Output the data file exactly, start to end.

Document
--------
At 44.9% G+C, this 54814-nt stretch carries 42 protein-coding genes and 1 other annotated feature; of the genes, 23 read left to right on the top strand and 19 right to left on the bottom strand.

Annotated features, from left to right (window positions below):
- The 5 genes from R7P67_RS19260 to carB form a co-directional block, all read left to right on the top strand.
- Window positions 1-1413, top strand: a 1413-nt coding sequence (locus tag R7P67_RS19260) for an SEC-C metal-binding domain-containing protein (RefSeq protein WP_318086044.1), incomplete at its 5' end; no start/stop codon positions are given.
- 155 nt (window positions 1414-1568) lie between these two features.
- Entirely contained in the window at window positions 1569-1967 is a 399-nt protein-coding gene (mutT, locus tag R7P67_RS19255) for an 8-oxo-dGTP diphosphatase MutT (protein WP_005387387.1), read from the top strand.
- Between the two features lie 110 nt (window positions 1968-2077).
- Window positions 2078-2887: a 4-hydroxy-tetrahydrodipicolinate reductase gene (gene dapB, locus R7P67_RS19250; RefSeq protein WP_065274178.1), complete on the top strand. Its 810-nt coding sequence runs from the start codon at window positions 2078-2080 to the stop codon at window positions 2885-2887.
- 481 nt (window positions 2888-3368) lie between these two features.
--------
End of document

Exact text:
At 44.9% G+C, this 54814-nt stretch carries 42 protein-coding genes and 1 other annotated feature; of the genes, 23 read left to right on the top strand and 19 right to left on the bottom strand.

Annotated features, from left to right (window positions below):
- The 5 genes from R7P67_RS19260 to carB form a co-directional block, all read left to right on the top strand.
- Window positions 1-1413, top strand: a 1413-nt coding sequence (locus tag R7P67_RS19260) for an SEC-C metal-binding domain-containing protein (RefSeq protein WP_318086044.1), incomplete at its 5' end; no start/stop codon positions are given.
- 155 nt (window positions 1414-1568) lie between these two features.
- Entirely contained in the window at window positions 1569-1967 is a 399-nt protein-coding gene (mutT, locus tag R7P67_RS19255) for an 8-oxo-dGTP diphosphatase MutT (protein WP_005387387.1), read from the top strand.
- Between the two features lie 110 nt (window positions 1968-2077).
- Window positions 2078-2887: a 4-hydroxy-tetrahydrodipicolinate reductase gene (gene dapB, locus R7P67_RS19250; RefSeq protein WP_065274178.1), complete on the top strand. Its 810-nt coding sequence runs from the start codon at window positions 2078-2080 to the stop codon at window positions 2885-2887.
- 481 nt (window positions 2888-3368) lie between these two features.